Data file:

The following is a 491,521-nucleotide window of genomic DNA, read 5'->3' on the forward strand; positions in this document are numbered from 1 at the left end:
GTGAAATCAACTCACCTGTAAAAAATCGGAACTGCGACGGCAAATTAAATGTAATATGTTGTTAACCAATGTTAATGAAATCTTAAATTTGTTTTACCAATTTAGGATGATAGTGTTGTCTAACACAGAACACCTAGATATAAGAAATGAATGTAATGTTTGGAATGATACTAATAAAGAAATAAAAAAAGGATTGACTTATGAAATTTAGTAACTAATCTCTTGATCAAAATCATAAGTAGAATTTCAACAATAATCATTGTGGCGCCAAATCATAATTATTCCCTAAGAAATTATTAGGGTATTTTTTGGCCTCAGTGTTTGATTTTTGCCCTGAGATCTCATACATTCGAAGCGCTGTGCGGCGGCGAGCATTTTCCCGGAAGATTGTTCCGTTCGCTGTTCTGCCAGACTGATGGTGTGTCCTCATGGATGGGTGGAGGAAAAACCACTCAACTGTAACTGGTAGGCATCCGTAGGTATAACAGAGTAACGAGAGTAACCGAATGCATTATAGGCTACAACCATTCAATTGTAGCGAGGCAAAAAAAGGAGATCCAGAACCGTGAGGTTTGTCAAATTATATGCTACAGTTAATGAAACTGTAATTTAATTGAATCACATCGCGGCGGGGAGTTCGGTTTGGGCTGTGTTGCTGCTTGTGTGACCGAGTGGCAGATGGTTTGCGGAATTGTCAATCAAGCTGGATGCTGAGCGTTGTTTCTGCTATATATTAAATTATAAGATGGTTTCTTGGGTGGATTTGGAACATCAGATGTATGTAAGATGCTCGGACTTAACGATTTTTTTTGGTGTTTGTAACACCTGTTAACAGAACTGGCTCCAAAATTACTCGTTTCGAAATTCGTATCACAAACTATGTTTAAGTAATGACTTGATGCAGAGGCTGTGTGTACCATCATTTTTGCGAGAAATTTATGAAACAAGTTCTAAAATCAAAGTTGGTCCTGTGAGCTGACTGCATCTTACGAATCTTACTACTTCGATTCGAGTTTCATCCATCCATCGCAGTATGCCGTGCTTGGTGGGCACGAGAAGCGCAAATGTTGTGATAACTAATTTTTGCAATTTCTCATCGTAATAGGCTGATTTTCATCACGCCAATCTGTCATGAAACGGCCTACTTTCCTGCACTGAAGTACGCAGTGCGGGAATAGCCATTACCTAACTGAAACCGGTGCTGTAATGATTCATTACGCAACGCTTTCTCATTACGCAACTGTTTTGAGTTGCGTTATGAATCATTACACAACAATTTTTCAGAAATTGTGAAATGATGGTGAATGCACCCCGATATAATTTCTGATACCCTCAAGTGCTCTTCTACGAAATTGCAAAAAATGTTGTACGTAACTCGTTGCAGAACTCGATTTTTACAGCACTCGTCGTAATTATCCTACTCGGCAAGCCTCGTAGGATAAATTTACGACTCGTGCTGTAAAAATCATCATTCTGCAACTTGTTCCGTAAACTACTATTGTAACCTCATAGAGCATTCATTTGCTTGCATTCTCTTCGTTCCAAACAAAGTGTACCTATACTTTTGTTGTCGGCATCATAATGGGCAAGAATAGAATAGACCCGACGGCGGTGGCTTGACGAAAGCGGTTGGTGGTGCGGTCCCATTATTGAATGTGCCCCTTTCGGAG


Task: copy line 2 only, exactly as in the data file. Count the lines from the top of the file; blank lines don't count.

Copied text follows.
GTGAAATCAACTCACCTGTAAAAAATCGGAACTGCGACGGCAAATTAAATGTAATATGTTGTTAACCAATGTTAATGAAATCTTAAATTTGTTTTACCAATTTAGGATGATAGTGTTGTCTAACACAGAACACCTAGATATAAGAAATGAATGTAATGTTTGGAATGATACTAATAAAGAAATAAAAAAAGGATTGACTTATGAAATTTAGTAACTAATCTCTTGATCAAAATCATAAGTAGAATTTCAACAATAATCATTGTGGCGCCAAATCATAATTATTCCCTAAGAAATTATTAGGGTATTTTTTGGCCTCAGTGTTTGATTTTTGCCCTGAGATCTCATACATTCGAAGCGCTGTGCGGCGGCGAGCATTTTCCCGGAAGATTGTTCCGTTCGCTGTTCTGCCAGACTGATGGTGTGTCCTCATGGATGGGTGGAGGAAAAACCACTCAACTGTAACTGGTAGGCATCCGTAGGTATAACAGAGTAACGAGAGTAACCGAATGCATTATAGGCTACAACCATTCAATTGTAGCGAGGCAAAAAAAGGAGATCCAGAACCGTGAGGTTTGTCAAATTATATGCTACAGTTAATGAAACTGTAATTTAATTGAATCACATCGCGGCGGGGAGTTCGGTTTGGGCTGTGTTGCTGCTTGTGTGACCGAGTGGCAGATGGTTTGCGGAATTGTCAATCAAGCTGGATGCTGAGCGTTGTTTCTGCTATATATTAAATTATAAGATGGTTTCTTGGGTGGATTTGGAACATCAGATGTATGTAAGATGCTCGGACTTAACGATTTTTTTTGGTGTTTGTAACACCTGTTAACAGAACTGGCTCCAAAATTACTCGTTTCGAAATTCGTATCACAAACTATGTTTAAGTAATGACTTGATGCAGAGGCTGTGTGTACCATCATTTTTGCGAGAAATTTATGAAACAAGTTCTAAAATCAAAGTTGGTCCTGTGAGCTGACTGCATCTTACGAATCTTACTACTTCGATTCGAGTTTCATCCATCCATCGCAGTATGCCGTGCTTGGTGGGCACGAGAAGCGCAAATGTTGTGATAACTAATTTTTGCAATTTCTCATCGTAATAGGCTGATTTTCATCACGCCAATCTGTCATGAAACGGCCTACTTTCCTGCACTGAAGTACGCAGTGCGGGAATAGCCATTACCTAACTGAAACCGGTGCTGTAATGATTCATTACGCAACGCTTTCTCATTACGCAACTGTTTTGAGTTGCGTTATGAATCATTACACAACAATTTTTCAGAAATTGTGAAATGATGGTGAATGCACCCCGATATAATTTCTGATACCCTCAAGTGCTCTTCTACGAAATTGCAAAAAATGTTGTACGTAACTCGTTGCAGAACTCGATTTTTACAGCACTCGTCGTAATTATCCTACTCGGCAAGCCTCGTAGGATAAATTTACGACTCGTGCTGTAAAAATCATCATTCTGCAACTTGTTCCGTAAACTACTATTGTAACCTCATAGAGCATTCATTTGCTTGCATTCTCTTCGTTCCAAACAAAGTGTACCTATACTTTTGTTGTCGGCATCATAATGGGCAAGAATAGAATAGACCCGACGGCGGTGGCTTGACGAAAGCGGTTGGTGGTGCGGTCCCATTATTGAATGTGCCCCTTTCGGAG